Let’s face it; most of your Bromeliads will spend their lives in pots, and choosing the right potting mix can be very important for their long term health. If the mix consists of too much soil, it can stay too wet and cause their roots to rot. Too much inorganic material and they won’t get enough nutrients to grow. If the mix is too light it can cause the plant to become too top heavy and move around or topple over, not allowing the roots to take hold.
There are basically three critical requirements you should consider when choosing a potting mix for your Bromeliad.
Bromeliads won’t root if they do not have a solid foundation. They don’t want to move around once planted or mounted. Even slight wind can cause a pup with no roots to move around in a pot if it is not tightly packed or there is not enough soil. Soil not only provides nutrients for your plants, but it acts as a binder to give your plants that solid hold to keep it from moving around.
Lots of air at the roots means a healthier plant and less risk of rot. Bromeliads like to be moist but not wet, so it’s important that the potting mix drains well and gets a lot of air movement to allow it to dry out quickly. To accomplish this we use 1/4”-1/2” pine bark chips usually used for mulching. The wood is very light and porous so it holds in moisture well, but the irregular shapes provide plenty of space for airflow.
To allow air movement into the potting mix, be sure to keep the top of the pot open and clear of any solid debris. Remove dead leaves or rocks that may prevent air from reaching the soil.
The mix should allow water to drain quickly and easily and not allow for any water to pool inside of the pot. Perlite is a widely used addition to soil mixes because it is light weight, porous, and prevents soil from compacting, allowing water to drain more easily. It is also resistant to microbial attacks, preventing some bacterial diseases.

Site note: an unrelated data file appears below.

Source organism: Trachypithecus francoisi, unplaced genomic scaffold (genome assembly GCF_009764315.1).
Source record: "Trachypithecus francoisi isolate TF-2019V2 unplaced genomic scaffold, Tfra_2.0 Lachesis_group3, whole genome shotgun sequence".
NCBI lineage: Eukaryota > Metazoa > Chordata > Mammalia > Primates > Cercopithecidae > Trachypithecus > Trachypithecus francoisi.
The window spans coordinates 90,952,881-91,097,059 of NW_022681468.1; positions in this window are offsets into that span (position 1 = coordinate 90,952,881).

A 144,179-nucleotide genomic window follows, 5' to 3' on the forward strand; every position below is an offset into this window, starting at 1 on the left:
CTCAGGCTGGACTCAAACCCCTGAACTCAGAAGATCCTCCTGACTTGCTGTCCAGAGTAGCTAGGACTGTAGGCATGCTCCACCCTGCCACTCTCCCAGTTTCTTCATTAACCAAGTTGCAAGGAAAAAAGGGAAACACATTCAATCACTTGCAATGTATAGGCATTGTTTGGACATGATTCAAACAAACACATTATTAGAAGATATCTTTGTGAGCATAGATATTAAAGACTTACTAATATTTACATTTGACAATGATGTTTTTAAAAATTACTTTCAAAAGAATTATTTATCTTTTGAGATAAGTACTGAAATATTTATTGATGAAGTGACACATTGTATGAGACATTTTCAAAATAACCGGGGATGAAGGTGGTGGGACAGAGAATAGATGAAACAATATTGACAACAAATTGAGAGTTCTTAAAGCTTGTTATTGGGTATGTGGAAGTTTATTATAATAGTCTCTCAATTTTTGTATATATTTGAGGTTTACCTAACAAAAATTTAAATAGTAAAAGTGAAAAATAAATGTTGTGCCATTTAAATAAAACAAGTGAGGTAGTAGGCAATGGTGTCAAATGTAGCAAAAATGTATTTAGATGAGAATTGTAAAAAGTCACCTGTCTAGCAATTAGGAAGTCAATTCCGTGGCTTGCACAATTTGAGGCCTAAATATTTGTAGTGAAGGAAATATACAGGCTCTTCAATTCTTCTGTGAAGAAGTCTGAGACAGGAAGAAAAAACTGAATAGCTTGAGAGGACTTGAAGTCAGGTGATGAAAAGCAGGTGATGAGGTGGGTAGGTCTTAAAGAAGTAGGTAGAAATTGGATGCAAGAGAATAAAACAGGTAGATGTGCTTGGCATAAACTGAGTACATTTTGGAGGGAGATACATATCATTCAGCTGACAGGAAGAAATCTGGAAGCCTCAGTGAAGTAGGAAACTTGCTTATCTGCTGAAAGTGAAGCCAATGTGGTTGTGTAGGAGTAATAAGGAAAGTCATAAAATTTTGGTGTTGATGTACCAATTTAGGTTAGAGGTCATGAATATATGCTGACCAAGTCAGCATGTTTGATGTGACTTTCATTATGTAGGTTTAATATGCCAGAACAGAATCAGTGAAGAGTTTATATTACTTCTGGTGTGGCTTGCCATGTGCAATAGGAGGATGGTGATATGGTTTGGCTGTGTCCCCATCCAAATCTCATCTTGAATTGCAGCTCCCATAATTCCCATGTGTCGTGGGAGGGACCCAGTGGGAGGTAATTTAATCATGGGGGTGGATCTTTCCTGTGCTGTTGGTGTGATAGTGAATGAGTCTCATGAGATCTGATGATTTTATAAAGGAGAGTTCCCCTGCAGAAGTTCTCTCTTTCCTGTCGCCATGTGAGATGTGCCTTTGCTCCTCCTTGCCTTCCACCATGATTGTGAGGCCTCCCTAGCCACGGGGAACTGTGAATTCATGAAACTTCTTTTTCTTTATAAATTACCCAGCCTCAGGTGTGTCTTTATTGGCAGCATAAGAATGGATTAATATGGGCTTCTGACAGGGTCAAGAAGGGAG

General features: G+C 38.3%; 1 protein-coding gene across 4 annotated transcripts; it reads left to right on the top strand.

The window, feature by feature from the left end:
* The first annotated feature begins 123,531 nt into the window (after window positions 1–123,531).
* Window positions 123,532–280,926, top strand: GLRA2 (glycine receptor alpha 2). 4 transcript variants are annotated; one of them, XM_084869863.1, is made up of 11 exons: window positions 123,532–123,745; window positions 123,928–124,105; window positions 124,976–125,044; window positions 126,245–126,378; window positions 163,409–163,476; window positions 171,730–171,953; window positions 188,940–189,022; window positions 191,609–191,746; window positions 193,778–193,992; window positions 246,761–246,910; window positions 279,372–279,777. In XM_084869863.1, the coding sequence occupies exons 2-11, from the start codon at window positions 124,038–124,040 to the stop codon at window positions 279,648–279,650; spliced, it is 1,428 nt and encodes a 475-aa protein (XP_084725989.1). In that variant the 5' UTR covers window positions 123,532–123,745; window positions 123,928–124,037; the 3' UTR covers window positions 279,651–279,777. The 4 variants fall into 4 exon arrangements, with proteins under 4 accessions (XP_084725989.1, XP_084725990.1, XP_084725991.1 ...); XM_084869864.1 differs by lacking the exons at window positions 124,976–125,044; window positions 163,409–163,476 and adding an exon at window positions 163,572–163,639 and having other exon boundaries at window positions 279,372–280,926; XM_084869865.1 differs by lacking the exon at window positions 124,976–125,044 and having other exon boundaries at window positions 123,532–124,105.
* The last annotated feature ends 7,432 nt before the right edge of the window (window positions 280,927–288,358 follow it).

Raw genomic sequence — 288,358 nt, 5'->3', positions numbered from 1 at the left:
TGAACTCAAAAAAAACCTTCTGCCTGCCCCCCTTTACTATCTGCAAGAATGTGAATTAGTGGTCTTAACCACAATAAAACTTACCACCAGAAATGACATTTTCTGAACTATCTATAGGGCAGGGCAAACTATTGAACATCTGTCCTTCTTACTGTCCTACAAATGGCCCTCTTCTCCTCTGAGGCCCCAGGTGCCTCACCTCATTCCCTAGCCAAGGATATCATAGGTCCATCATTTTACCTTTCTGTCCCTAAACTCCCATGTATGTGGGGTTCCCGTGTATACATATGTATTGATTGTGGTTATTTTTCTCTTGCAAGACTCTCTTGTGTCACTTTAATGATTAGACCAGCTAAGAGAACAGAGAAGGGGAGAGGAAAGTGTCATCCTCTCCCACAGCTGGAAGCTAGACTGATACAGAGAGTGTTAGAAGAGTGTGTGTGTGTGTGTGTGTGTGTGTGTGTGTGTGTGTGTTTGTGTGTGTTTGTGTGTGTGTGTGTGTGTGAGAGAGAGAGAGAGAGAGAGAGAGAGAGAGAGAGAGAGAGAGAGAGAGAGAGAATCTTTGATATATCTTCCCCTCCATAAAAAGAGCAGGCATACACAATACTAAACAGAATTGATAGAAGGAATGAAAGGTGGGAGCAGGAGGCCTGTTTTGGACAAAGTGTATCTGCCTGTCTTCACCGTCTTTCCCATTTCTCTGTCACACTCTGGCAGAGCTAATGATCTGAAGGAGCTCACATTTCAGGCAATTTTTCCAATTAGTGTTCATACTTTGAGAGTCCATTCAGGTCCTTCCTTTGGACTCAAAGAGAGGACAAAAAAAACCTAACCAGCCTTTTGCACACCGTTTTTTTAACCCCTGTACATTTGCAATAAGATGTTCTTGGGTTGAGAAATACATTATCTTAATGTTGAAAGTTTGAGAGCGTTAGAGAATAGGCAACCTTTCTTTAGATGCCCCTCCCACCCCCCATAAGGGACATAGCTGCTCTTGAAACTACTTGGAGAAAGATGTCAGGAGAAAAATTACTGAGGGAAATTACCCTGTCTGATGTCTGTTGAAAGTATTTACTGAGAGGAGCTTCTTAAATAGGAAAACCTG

Always use pots that have holes for drainage and make sure these are clear and don’t clog. A great way to achieve this is by using a thin layer of 1/8”-1/4” crushed rock on the bottom of the pot. The uneven edges will fill the holes but allow space for water to flow out of them. This also weighs the plant down so it doesn’t topple over in windy conditions.
To get a mix that provides for each of these requirements, we use a mix consisting of 20% perlite, 20% peat based commercial potting mix such as Miracle Grow or Black Magic, and 60% small pine bark chips.
You may want to experiment with the ratios to find what works best for you based on your own unique conditions.
For climates that get a lot of rain and humidity like we do in South Florida, you will want to use more pine bark and perlite in your mix for increased aeration and moisture control so the mix doesn’t stay too wet.
If you live in a dryer climate, you may need to use more soil to retain moisture.
Whatever combination you find is right for you, make sure that it is mixed well and not in layers. When you are ready to plant your Bromeliad, fill the pot with your mix, dig out a small hole in the center, and try to center the cup of the plant as much as possible. Use a small amount of your mix to pack the plant tightly to prevent it from moving.
When a bromeliad is ordered on-line, it will either be taken as an offset from a mother plant, or it will be taken from a pot. Either way, it is possible that it has already started to grow roots.
Bromeliads are a type of plant called epiphytes, which means that they draw moisture from the air and don’t need to be in soil to survive. While their roots can draw water and nutrients, they typically serve as a plant’s ‘anchor’, attaching and holding it place.
Although mosquitoes are not a pest that can harm your bromeliads, they can become very annoying to everyone around them. Mosquitoes are currently a topic of conversation as common sense and the facts often give way to rumor and sensationalism.